Guitarist Mick Goodrick has died, aged 77. Long regarded as a musician’s musician, widely admired for the subtlety of his playing, Goodrick devoted much of his life to teaching, helping other guitarists to find their paths as improvisers. On ECM he was first heard on Gary Burton’s The New Quartet in 1973, soon followed by further Burton albums, including Seven Songs for Quartet and Chamber Orchestra with music of Michael Gibbs. Through the 1970s he shared guitar duties with Pat Metheny in Burton’s band (as on the albums Ring, Passengers, and Dreams So Real). A reluctant leader himself, he stepped into the spotlight for “In Pas(s)ing”, a 1979 quartet session with John Surman, Eddie Gomez and Jack DeJohnette (the album’s curious title referenced ECM’s first office address in Munich’s Pasing district.) Mick also played with Charlie Haden’s Liberation Music Orchestra and appears on Ballad of the Fallen alongside Carla Bley, Don Cherry, Paul Motian, Paul Motian, Dewey Redman, Jim Pepper, Michael Mantler and more. In the 1990s Steve Swallow recruited him for his quintet, and Goodrick can be heard on Deconstructed and Always Pack Your Uniform On Top, the latter recorded at Ronnie Scott’s Club in London.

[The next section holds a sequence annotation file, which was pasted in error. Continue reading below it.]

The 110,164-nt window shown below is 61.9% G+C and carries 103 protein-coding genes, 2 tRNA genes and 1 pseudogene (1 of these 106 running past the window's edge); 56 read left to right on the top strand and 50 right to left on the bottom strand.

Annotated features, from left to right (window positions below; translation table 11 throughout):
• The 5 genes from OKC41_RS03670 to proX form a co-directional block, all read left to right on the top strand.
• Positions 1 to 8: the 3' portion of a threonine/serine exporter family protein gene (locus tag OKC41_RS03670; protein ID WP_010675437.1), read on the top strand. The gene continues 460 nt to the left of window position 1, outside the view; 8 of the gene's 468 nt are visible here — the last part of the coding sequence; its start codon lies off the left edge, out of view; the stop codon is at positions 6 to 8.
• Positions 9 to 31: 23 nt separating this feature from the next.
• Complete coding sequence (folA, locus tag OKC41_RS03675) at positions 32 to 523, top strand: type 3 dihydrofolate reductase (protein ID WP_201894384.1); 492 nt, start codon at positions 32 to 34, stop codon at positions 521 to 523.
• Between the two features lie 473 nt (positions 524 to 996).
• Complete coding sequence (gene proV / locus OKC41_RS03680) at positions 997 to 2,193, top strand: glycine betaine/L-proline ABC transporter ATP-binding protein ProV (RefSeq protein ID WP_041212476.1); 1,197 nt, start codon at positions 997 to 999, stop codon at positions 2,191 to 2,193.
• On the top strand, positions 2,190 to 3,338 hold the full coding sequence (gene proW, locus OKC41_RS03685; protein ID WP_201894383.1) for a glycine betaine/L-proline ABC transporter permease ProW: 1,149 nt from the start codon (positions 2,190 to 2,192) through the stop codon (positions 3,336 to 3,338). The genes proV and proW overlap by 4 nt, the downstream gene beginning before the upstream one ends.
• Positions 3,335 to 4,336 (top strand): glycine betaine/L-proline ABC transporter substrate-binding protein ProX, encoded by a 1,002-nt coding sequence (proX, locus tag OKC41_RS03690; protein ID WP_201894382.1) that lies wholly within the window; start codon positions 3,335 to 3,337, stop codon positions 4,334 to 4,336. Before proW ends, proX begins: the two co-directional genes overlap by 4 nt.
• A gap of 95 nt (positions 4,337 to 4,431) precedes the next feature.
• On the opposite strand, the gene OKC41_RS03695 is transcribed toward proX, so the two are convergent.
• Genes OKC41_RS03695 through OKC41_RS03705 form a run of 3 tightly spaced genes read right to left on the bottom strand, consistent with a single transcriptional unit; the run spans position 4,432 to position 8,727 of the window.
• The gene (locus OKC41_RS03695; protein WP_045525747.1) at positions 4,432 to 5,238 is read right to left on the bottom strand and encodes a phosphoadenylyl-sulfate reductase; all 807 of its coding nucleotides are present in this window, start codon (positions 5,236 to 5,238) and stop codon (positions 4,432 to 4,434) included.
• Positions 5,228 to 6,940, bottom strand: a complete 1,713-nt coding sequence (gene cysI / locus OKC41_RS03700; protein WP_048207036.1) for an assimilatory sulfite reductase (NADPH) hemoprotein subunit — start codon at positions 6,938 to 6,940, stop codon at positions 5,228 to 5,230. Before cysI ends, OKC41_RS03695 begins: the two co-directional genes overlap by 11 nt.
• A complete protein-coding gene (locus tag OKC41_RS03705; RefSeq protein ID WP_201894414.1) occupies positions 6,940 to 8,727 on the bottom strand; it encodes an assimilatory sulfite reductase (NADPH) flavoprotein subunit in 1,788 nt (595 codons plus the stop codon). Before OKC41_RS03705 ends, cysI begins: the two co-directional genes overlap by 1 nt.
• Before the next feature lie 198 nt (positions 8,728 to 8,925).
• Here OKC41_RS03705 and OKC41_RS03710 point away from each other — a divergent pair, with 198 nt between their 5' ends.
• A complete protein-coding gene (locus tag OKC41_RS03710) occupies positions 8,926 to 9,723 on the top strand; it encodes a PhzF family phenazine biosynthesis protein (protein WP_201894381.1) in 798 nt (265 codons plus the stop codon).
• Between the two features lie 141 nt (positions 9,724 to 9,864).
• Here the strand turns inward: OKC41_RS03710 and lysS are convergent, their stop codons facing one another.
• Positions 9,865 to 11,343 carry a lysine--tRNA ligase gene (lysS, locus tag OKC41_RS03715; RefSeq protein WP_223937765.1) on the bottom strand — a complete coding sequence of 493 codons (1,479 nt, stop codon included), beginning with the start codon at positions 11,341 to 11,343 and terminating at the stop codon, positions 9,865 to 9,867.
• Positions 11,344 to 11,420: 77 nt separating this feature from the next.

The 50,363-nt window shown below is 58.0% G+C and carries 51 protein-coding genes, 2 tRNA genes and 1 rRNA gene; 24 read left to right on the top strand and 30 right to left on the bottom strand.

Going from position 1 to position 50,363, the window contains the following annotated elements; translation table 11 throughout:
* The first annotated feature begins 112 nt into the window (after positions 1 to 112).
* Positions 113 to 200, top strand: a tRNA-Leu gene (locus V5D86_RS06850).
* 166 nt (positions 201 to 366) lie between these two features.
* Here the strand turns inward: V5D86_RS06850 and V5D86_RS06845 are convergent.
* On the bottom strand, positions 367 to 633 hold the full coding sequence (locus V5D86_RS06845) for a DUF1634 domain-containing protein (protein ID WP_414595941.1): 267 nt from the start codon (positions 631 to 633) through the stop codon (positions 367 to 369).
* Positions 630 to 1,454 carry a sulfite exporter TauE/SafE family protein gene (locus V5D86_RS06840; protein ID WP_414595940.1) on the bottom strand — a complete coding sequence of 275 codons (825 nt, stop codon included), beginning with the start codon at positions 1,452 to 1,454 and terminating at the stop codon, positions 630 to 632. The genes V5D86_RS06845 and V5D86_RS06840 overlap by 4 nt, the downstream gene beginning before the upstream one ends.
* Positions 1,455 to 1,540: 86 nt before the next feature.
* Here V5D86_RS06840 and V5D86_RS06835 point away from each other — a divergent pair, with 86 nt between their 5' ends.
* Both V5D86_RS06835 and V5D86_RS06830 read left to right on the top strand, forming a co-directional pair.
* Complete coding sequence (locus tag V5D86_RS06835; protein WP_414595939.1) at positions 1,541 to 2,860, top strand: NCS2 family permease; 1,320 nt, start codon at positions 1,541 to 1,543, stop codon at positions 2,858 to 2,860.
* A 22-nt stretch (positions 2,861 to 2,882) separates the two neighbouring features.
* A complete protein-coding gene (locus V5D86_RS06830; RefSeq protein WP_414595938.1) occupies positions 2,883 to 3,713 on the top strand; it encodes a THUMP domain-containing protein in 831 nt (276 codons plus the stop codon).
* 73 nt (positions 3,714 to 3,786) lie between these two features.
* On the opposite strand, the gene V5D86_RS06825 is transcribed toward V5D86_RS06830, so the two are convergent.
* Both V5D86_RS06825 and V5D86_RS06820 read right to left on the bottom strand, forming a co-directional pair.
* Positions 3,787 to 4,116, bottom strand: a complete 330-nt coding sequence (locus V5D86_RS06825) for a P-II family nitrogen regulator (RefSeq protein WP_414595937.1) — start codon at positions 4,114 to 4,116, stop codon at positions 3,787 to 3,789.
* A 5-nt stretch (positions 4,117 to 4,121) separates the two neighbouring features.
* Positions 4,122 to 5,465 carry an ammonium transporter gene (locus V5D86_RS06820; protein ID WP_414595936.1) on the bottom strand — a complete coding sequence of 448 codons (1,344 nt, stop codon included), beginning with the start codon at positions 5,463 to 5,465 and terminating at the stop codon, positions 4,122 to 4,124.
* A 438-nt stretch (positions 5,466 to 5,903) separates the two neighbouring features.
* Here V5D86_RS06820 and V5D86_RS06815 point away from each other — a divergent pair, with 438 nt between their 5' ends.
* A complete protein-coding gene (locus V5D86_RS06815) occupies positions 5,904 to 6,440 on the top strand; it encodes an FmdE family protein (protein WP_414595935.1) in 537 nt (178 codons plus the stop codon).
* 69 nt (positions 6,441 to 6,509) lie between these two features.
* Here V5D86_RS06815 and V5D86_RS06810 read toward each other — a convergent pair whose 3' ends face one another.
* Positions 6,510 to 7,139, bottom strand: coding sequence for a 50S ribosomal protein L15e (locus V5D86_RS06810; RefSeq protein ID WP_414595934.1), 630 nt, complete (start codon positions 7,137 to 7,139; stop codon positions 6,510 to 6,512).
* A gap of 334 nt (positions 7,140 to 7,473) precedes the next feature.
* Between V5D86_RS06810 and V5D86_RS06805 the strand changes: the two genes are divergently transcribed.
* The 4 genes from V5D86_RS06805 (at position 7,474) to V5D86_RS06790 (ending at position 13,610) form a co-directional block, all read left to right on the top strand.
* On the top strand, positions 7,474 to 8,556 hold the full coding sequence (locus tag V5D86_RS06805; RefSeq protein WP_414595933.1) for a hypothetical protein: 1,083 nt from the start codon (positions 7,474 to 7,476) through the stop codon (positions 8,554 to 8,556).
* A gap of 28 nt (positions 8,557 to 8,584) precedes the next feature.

At the age of 60, Mick retired from live performance to concentrate fully on jazz education, teaching and writing instructional books. The many musicians who studied with him and considered him a mentor include John Scofield, Bill Frisell, Mike Stern, Lionel Loueke, Lage Lund, Julian Lage and Wolfgang Muthspiel. “When I showed up in Boston in 1973, Mick had a gigantic impact on the way I think about sound,” Bill Frisell told Jazz Times. “He took the legato, liquid phrasing that Jim Hall had developed even further. He joined notes together in ways I never heard before. He was the link from bebop to what lay ahead.”
Categories: Jazz Music
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